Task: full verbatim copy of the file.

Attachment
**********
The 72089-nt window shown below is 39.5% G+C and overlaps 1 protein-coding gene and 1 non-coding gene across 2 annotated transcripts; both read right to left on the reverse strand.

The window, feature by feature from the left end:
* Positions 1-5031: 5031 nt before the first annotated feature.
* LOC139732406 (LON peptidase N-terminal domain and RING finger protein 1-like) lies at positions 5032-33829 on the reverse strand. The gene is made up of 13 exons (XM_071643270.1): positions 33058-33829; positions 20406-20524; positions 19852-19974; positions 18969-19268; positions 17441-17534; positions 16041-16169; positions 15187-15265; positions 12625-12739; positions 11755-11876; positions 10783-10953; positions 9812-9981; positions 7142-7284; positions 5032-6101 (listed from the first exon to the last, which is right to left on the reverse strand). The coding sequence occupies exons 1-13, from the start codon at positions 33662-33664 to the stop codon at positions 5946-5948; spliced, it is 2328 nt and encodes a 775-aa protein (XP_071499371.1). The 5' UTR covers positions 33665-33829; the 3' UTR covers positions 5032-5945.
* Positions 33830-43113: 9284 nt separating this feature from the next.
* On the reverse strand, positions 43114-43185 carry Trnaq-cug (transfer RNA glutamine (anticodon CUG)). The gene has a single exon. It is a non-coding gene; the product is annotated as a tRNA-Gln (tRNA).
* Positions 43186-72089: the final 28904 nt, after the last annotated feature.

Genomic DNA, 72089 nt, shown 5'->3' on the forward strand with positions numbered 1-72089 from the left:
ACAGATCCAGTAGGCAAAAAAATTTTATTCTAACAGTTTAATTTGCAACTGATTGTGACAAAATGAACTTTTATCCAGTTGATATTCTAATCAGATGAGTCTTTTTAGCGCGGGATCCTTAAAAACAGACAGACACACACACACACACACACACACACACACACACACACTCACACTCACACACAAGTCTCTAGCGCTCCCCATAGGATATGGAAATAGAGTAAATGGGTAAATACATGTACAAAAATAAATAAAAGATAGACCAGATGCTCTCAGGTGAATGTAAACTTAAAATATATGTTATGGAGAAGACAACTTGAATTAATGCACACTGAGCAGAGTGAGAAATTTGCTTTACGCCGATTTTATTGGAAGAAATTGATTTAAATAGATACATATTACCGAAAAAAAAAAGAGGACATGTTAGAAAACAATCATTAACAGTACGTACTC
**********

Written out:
The 72089-nt window shown below is 39.5% G+C and overlaps 1 protein-coding gene and 1 non-coding gene across 2 annotated transcripts; both read right to left on the reverse strand.

The window, feature by feature from the left end:
* Positions 1-5031: 5031 nt before the first annotated feature.
* LOC139732406 (LON peptidase N-terminal domain and RING finger protein 1-like) lies at positions 5032-33829 on the reverse strand. The gene is made up of 13 exons (XM_071643270.1): positions 33058-33829; positions 20406-20524; positions 19852-19974; positions 18969-19268; positions 17441-17534; positions 16041-16169; positions 15187-15265; positions 12625-12739; positions 11755-11876; positions 10783-10953; positions 9812-9981; positions 7142-7284; positions 5032-6101 (listed from the first exon to the last, which is right to left on the reverse strand). The coding sequence occupies exons 1-13, from the start codon at positions 33662-33664 to the stop codon at positions 5946-5948; spliced, it is 2328 nt and encodes a 775-aa protein (XP_071499371.1). The 5' UTR covers positions 33665-33829; the 3' UTR covers positions 5032-5945.
* Positions 33830-43113: 9284 nt separating this feature from the next.
* On the reverse strand, positions 43114-43185 carry Trnaq-cug (transfer RNA glutamine (anticodon CUG)). The gene has a single exon. It is a non-coding gene; the product is annotated as a tRNA-Gln (tRNA).
* Positions 43186-72089: the final 28904 nt, after the last annotated feature.

Genomic DNA, 72089 nt, shown 5'->3' on the forward strand with positions numbered 1-72089 from the left:
ACAGATCCAGTAGGCAAAAAAATTTTATTCTAACAGTTTAATTTGCAACTGATTGTGACAAAATGAACTTTTATCCAGTTGATATTCTAATCAGATGAGTCTTTTTAGCGCGGGATCCTTAAAAACAGACAGACACACACACACACACACACACACACACACACACACACTCACACTCACACACAAGTCTCTAGCGCTCCCCATAGGATATGGAAATAGAGTAAATGGGTAAATACATGTACAAAAATAAATAAAAGATAGACCAGATGCTCTCAGGTGAATGTAAACTTAAAATATATGTTATGGAGAAGACAACTTGAATTAATGCACACTGAGCAGAGTGAGAAATTTGCTTTACGCCGATTTTATTGGAAGAAATTGATTTAAATAGATACATATTACCGAAAAAAAAAAGAGGACATGTTAGAAAACAATCATTAACAGTACGTACTC